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Ethiopia rallies on positive conflict news

  • Progress towards peace has prompted a c14% bond rally since early December, including c6% yesterday

  • But there's still a long road to travel before durable peace is reached, with a risk of backsliding and resumed fighting

  • The bond market reaction looks overly optimistic; retain Hold on the ETHOPI 6 ⅝ 12/11/2024s

Ethiopia rallies on positive conflict news
Tellimer Research
27 January 2022
Published byTellimer Research

The ETHOPI 6 ⅝ 12/11/2024 eurobond has rallied by 5.5pts (+7.8% mid-price, -328bps z-spread) since yesterday, at the time of writing, amid positive headlines on the conflict. This brings the rally to 16% since we upgraded from Sell to Hold on 7 December, balancing what we saw as bond prices that were below recovery value with the limited prospects for conflict resolution.


Since then, there have been a number of positive developments related to the ongoing conflict. First, in mid-December the Tigray People's Liberation Front (TPLF) announced a “strategic withdrawal” from certain occupied territories, purportedly to open the door for peace talks and the resumption of aid flows. This was followed by the establishment of an 11-member National Dialogue Commission (which notably excluded Tigrayan and Oromo figures) and an announcement that the government had granted amnesty to several high-level opposition figures to make room for an “all-inclusive national dialogue”, prompting comments from UN Secretary-General Antonio Guterres that “there is now a demonstrable effort to make peace" (see here and here for opposing op-eds on what the national dialogue means for the country).

Yesterday's rally was seemingly driven by an announcement that Ethiopia’s Council of Ministers had lifted the state of emergency in place since November 2020, with Prime Minister Abiy Ahmed’s office saying that “the threat is now at a level that can be countered by formal law enforcement action”. Further, in a private meeting with a diaspora group, Abiy reportedly said there would imminently be ceasefire negotiations. Lastly, the International Committee of the Red Cross (ICRC) reportedly made its first delivery of medical supplies to the Tigrayan capital Mekelle since last September, possibly signaling an end to what the UN has called a de facto blockade that has prevented essential food and medicine from reaching the region.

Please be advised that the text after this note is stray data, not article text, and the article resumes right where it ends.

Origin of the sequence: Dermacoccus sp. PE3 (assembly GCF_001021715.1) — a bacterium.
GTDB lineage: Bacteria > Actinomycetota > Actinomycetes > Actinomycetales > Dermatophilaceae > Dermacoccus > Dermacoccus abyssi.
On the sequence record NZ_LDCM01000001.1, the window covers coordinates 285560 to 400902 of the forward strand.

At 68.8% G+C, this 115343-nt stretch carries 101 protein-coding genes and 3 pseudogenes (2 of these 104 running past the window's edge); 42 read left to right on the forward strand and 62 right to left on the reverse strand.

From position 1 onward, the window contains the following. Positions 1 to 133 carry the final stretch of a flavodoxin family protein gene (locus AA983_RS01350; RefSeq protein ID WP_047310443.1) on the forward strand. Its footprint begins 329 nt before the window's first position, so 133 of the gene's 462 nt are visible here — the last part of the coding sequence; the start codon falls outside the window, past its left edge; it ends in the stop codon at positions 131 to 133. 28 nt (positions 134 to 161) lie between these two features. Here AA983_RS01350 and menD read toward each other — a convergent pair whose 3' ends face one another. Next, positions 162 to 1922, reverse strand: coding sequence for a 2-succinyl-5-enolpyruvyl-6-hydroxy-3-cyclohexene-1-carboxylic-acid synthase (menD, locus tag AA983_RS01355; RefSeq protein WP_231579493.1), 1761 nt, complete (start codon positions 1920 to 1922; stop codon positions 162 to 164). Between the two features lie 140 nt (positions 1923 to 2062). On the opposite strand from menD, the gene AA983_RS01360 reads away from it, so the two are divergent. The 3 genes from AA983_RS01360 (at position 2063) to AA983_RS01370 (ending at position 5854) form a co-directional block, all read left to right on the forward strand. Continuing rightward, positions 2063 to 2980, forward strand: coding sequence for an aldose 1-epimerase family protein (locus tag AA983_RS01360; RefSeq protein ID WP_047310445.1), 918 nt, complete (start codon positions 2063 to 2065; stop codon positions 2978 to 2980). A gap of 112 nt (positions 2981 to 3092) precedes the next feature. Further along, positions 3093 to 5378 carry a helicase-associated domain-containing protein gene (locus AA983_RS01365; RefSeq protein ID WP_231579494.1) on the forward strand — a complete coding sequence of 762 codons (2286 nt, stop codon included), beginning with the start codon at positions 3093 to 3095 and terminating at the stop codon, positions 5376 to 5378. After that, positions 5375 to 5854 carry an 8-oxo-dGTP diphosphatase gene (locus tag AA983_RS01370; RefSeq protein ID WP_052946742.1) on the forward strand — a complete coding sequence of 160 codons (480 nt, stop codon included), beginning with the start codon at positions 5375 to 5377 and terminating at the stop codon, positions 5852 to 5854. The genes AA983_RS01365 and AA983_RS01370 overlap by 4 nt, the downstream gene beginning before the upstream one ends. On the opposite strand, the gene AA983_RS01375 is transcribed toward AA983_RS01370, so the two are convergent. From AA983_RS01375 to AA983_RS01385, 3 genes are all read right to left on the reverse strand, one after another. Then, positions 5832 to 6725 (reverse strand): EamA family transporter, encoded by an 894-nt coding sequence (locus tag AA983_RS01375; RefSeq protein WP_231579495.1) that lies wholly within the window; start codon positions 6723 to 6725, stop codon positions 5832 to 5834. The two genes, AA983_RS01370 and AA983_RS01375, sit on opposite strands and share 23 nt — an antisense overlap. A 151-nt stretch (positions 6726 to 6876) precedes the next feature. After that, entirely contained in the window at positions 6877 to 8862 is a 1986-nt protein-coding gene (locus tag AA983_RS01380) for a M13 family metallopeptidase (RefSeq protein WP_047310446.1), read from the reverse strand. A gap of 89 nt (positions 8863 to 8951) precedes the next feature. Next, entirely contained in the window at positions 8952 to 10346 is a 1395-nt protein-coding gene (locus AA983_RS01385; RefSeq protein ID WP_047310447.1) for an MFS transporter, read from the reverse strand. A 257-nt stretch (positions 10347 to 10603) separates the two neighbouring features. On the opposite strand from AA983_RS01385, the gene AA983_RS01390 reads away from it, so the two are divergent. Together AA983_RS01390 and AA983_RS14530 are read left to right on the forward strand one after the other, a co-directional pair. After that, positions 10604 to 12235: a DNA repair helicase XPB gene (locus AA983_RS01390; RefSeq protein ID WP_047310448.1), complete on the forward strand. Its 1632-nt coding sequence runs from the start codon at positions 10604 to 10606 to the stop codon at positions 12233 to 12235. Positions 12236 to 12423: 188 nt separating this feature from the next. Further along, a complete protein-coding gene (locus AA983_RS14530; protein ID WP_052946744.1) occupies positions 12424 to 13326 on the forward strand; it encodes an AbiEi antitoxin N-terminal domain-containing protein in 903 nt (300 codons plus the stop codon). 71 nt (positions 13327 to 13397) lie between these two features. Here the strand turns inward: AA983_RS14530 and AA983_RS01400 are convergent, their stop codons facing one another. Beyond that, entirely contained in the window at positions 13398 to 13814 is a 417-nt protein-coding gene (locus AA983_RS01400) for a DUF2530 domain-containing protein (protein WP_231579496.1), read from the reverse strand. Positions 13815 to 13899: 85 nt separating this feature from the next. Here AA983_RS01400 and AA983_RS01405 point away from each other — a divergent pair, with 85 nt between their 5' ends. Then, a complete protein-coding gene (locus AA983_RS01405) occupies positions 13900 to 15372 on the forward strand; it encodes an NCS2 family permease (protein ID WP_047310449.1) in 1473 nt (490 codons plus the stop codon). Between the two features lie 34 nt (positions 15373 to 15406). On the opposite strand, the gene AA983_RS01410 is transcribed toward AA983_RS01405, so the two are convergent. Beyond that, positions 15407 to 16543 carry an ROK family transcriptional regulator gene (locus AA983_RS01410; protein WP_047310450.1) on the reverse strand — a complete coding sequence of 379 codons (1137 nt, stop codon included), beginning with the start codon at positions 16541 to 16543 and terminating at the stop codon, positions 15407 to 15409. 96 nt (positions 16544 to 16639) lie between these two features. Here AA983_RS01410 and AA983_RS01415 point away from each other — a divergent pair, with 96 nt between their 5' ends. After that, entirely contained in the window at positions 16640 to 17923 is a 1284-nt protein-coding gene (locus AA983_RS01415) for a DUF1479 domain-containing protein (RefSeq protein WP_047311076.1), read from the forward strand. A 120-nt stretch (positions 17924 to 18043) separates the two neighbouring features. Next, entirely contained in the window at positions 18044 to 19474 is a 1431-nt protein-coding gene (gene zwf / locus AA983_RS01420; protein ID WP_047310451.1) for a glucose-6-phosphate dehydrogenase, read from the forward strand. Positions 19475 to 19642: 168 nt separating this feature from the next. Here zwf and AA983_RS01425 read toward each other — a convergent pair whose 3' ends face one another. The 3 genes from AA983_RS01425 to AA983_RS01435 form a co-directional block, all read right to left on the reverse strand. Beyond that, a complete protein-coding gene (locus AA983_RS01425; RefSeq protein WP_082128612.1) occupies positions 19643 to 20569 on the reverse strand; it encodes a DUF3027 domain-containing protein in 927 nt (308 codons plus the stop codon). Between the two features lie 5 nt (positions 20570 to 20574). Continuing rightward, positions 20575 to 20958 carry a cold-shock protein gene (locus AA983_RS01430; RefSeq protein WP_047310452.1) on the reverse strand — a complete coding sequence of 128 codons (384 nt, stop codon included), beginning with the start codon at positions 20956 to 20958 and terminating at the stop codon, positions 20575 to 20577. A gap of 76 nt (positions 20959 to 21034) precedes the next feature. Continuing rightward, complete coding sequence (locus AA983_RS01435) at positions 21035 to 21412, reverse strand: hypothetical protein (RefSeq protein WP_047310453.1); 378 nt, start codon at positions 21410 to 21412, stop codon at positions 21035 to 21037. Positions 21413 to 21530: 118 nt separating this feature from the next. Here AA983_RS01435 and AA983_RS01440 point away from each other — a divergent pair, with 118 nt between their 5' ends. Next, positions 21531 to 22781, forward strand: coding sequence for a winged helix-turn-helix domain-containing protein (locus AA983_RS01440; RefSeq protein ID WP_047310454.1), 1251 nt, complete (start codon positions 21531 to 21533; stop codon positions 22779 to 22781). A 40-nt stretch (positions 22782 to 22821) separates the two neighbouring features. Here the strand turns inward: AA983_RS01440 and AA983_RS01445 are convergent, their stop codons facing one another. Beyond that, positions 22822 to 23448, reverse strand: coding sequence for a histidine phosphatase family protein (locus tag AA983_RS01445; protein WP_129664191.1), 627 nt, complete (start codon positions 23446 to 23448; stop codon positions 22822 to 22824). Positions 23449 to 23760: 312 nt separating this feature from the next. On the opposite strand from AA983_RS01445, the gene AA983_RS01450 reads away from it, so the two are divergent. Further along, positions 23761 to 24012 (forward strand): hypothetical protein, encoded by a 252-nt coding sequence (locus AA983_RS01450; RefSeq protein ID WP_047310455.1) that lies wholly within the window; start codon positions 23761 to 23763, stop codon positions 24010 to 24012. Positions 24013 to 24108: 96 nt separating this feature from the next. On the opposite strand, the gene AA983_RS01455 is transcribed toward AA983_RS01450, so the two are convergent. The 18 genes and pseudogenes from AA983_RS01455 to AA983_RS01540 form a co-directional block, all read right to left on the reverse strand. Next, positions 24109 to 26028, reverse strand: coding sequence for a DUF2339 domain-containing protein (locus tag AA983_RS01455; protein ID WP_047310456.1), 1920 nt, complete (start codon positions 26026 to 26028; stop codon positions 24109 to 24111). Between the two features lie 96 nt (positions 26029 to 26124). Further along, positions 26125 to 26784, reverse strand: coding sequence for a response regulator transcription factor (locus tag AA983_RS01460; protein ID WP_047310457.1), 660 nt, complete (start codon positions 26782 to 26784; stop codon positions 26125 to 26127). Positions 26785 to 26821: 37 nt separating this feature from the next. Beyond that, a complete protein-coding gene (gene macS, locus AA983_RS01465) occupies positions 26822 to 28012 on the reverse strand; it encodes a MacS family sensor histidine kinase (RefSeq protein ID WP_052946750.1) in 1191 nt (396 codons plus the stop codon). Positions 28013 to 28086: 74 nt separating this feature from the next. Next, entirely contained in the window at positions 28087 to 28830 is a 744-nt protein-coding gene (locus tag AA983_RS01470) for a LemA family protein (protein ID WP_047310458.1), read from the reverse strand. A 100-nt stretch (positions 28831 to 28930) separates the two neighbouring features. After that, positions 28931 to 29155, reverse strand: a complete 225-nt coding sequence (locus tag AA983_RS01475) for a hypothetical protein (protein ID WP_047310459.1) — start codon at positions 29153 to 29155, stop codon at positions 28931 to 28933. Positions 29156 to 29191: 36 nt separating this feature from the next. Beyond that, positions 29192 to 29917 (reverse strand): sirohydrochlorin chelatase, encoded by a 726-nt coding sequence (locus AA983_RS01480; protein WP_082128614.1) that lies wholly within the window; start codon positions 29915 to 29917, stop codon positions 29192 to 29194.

While these developments are undoubtedly positive, the market reaction looks excessive. There is still a long road to travel before a durable ceasefire is reached, underscored by the TPLF’s statement on Tuesday that it had been provoked to take "robust actions" in the neighbouring Afar region to counter aggression from pro-government troops and clear areas near Tigray "that could serve as a springboard for further attacks on our positions". This follows accusations that the government had continued to make military incursions and launch drone attacks in recent months despite the ongoing peace talks, reportedly killing hundreds of civilians, including 58 at a refugee camp and 17 at a flour mill this month alone.

Further, TPLF spokesman Getachew Reda responded to this week’s ICRC aid flight by saying "It certainly is a good start but a far cry from the massive intervention required in the face of the crisis that Tigray is currently facing,” with the UN projecting that c400,000 Tigrayans face famine-like conditions and c9.4mn others are in need food aid as a result of the conflict. Meanwhile, last month, the UN launched an independent investigation into reports of violations and abuses on both sides of the conflict that could amount to “crimes against humanity,” which underscores the severity of the ongoing conflict and the potential difficulty agreeing to a mutually satisfactory peace deal.

While we welcome the progress achieved over the past 1-2 months towards a resolution to the conflict, we still think lots of work needs to be done to reach a durable solution. The proverbial genie has been let out of the bottle, and won’t be so easily stuffed back in by superficial ceasefire announcements. Indeed, Ethiopia still has a long road to travel before the conflict is in the rearview, and in the meantime, there will be an ever-present risk of backsliding as government and opposition forces respond to actual and perceived aggressions and reckon with the atrocities that have been propagated on both sides of the conflict.

We eagerly await further announcements of progress towards a resolution to the conflict (not to mention progress towards debt restructuring and the release of more timely economic data), and, in the meantime, retain our Hold recommendation on the ETHOPI 6 ⅝ 12/11/2024s at a mid-price of US$74.9 (mid-YTM of 18.2%) at cob on 26 January on Bloomberg.

Related reading

Ethiopian bonds fall to fair value; Upgrade to Hold, December 2021

IMF/WB Annual Meetings, October 2021 – country notes, October 2021

Ethiopia: Downgrade to Sell as conflict and economy worsen, August 2021

Ethiopia: Election passes as conflict worsens, July 2021

Ethiopia: Debt restructuring statement still ambiguous, July 2021

Ethiopia: Eurobond coupon remain current amid election uncertainty, June 2021

Ethiopia: Coupon payment first major sign of restructuring intentions, June 2021

Ethiopia: Sanctions exacerbate financing constraints, May 2021

Ethiopia: IMF statement implies private sector involvement can still be avoided, February 2021

Ethiopia: Debt sustainability analysis paints mixed picture, February 2021

Ethiopia’s restructuring plans – initial thoughts and implications, February 2021